Forrest was at last able to do what he had wanted to do all summer- launch a raid into Middle Tennessee. On September 21, his whole command crossed the Tennessee River near Florence and captured the garrison at Athens on the 23rd. He destroyed the railroad all the way to Pulaski and then divided his force, sending half to take Huntsville and the other, including the 7th, to go as far as Spring Hill, which was reached on October 1st. With the enemy closing in on him, he turned south and made for Florence, where he planned to re-cross the river. The 7th Tennessee was the rearguard and held the pursuing Federals until the rest of the command had crossed the river. In their endeavor to accomplish this, the regiment was cut off and surrounded. The captains of the six companies present made a bold decision to disperse and slip out of the trap, then reorganize in West Tennessee. Companies D and E escaped together and with the help of a guide, crossed the Tennessee River at Morgan's Creek in Decatur County.

Near the end of October the regiment assembled at Jackson, Tenn. and joined Forrest in his raid on Union river transports and gunboats on the Tennessee River. They managed to capture 3 transports and a gunboat, and for a short time some of the 7th manned the boats as sailors. On November 4, Forrest shelled the Union supply depot at Johnsonville, destroying the transports and supplies there.

On November 7th, the regiment and the rest of Forrest's command crossed the river at Perryville and joined Hood on his ill-fated campaign into Tennessee. The regiment led the advance, driving Wilson's Union Cavalry back and fighting a sharp engagement near Columbia on the 23rd. They cornered the Federals at Spring Hill, only to have the infantry commanders let the enemy slip away in the night. The 7th was on the Confederate left during the carnage at Franklin and took up the pursuit the next day of Scofield's Federals until they reached Nashville. Here, Rucker's brigade anchored the left flank until the Battle of Nashville. On December 15, the Federals attacked and broke the Confederate line. The 7th was nearly cut off and had to run a gauntlet of fire to escape. Col. Rucker fought a half dozen Federals in hand-to-hand combat before being wounded and captured.

Forrest, who had been at Murfreesboro with the rest of his cavalry, reunited his command and with the help of a small contingent of infantry, formed a rearguard defense. The weather had turned bitter with freezing rain and sleet and many of the men were without shoes. Still, they held back Wilson's pursuing cavalry until what was left of Hood's army crossed the Tennessee. It was a heavy sacrifice. A letter from Private Emmet Hughes of Company E, to his sister tells of their condition at the time, "I am unwell and barefoot and no chance to get anything...Send me a pair of boots if you can get them if not a pair of shoes... anything to keep my feet off of the ground... I am broke down my horse broke down sick and six men left our company last night. There is only ten men with the company and forty-seven with the regiment."

1865

What was left of the regiment reached Verona, Mississippi in early January and were furloughed home to recuperate and refit. To their credit, everyone returned to the ranks, including most of the stragglers and absentees. They sensed that the final chapter in the four-year tragedy was about to take place and they wanted to be counted in the ranks when the end came- it was a matter of honor.

About March 1st, the 7th was placed in a division commanded by their old Colonel, Gen. William H. "Red" Jackson. Near the end of the month, the Wilson Raid began and Jackson's division was put into motion for Selma, the expected target of the raid. The Yankee cavalry had never been better led and equipped and coupled with the fact that Wilson had captured a copy of Forrest's orders and knew his intentions, the end was never in doubt. On April 1, Jackson ran into Croxton's Union division near Tuscaloosa and pushed the Federals some 15 miles toward Scottsville. On April 3, the Federals were pursued to the Cahawba River where they burned the bridge, preventing the Confederates from crossing. They fired a few shells from a distance at Company A. This was the last time the 7th would come under fire. Selma fell and Wilson turned his legions toward Georgia. Jackson's division went into camp at Sumterville, Ala. and awaited their fate.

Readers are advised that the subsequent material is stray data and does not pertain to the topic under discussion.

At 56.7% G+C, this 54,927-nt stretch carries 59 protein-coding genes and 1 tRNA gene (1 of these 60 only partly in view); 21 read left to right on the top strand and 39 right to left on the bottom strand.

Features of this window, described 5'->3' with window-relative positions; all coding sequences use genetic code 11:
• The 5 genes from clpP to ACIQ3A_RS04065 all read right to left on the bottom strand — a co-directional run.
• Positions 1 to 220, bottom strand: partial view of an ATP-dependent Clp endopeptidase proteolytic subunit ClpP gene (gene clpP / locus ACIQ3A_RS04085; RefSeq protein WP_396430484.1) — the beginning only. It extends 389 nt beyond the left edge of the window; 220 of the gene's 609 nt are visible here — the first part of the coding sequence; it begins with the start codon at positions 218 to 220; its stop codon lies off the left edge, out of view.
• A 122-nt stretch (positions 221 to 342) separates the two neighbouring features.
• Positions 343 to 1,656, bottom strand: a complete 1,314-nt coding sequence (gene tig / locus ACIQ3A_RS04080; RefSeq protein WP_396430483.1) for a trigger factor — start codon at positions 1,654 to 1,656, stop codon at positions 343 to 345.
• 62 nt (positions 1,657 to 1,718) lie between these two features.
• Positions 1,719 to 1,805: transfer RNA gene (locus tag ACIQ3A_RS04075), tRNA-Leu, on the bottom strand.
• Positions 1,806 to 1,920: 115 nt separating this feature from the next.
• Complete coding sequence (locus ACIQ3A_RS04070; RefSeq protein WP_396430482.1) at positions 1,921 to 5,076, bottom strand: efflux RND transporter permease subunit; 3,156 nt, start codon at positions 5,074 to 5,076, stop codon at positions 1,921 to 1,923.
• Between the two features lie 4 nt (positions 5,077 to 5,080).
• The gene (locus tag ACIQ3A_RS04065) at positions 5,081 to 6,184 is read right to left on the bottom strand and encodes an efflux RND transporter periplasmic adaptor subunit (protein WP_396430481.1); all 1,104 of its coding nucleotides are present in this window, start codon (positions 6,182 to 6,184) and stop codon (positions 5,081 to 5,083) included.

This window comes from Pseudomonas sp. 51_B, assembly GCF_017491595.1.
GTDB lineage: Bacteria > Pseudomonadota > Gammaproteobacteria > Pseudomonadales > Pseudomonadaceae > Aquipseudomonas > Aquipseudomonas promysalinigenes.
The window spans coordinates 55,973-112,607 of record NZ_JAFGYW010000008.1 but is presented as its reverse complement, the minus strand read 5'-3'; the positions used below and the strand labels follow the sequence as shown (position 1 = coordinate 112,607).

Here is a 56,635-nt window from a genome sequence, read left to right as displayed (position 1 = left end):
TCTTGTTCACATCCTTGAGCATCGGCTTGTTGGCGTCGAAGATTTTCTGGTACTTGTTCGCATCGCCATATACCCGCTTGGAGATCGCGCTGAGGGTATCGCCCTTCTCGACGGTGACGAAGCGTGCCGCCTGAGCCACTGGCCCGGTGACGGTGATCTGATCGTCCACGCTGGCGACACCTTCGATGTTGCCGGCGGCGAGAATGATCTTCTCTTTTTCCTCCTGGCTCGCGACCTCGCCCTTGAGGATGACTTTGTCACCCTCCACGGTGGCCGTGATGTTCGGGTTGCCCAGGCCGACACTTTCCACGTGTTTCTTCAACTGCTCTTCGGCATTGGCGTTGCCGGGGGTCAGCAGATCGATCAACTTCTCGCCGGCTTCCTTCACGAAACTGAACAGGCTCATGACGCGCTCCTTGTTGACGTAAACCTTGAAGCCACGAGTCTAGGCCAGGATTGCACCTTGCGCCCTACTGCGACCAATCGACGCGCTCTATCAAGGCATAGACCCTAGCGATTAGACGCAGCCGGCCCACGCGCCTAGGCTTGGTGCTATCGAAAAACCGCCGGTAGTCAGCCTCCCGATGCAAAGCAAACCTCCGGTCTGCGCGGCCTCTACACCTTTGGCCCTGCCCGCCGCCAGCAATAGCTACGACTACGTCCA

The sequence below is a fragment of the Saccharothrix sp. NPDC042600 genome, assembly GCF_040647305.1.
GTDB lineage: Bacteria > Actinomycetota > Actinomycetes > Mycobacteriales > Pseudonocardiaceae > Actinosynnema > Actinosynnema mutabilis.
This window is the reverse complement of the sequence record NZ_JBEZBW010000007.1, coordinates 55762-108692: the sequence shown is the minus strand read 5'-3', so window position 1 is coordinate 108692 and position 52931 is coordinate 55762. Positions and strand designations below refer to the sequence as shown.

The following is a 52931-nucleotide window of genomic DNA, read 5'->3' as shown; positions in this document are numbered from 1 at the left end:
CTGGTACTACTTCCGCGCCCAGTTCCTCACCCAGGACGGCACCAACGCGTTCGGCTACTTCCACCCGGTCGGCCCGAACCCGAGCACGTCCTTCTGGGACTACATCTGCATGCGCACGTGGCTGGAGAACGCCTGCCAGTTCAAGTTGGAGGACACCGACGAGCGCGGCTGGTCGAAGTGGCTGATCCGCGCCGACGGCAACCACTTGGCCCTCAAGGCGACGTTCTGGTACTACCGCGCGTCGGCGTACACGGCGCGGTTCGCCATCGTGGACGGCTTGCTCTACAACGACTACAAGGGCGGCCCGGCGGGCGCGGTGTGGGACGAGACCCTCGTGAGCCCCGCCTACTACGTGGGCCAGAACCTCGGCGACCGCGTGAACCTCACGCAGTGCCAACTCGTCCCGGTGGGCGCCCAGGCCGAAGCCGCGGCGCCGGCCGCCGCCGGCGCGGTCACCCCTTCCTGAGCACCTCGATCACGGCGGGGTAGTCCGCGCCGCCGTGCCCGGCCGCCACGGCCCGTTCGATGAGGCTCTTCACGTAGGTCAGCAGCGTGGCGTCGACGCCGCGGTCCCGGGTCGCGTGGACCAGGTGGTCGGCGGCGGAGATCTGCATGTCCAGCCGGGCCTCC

In early May, the regiment camped near Gainsville, where they were told they would be surrendered. The evening before the surrender, the surviving members of the 7th Tennessee gathered at the headquarters tent where their regimental colors stood. It had been made from the bridal dress of a lady from Aberdeen, Mississippi. As they held its silken folds for the last time their thoughts turned to the many battles that had been fought under their banner and the nearly 170 souls that had given their lives in the regiment. The flag was cut into fragments and distributed among the men as a souvenir of their service. The next day, May 13th, they received their parole papers, signed by Gen. Elijah Dennis, their opponent at Britton Lane and a farewell address from Gen. Forrest. They mounted their old war horses and formed companies for the last time, then each group began the long journey home- and the 7th Tennessee Cavalry was no more. There would be no fanfare or victory parades- just the embraces of loved ones, the thankfulness for life, and the satisfaction of duty faithfully performed.

Bibliography

Seventh Tennessee Cavalry- Lindsey's Military Annals of Tennessee- 1888

History of the Seventh Tennessee Cavalry-J.P. Young- 1905

Notes of a Private- Milton Hubbard- St. louis- 1909

The Civil War Reminiscences of John Johnston- Tennessee Historical Quarterly- 1954

Letters of John Aden- Civil War Collection- microfilm-ms 73-100

Reminiscences of a Scout, Spy, and Soldier of Forrest's Cavalry- William Witherspoon- Jackson, Tn.- 1910

Letters of Emmet Hughes- from As They Saw Forrest- Robert Henry- McCowat Mercer Press- Jackson, Tenn.- 1956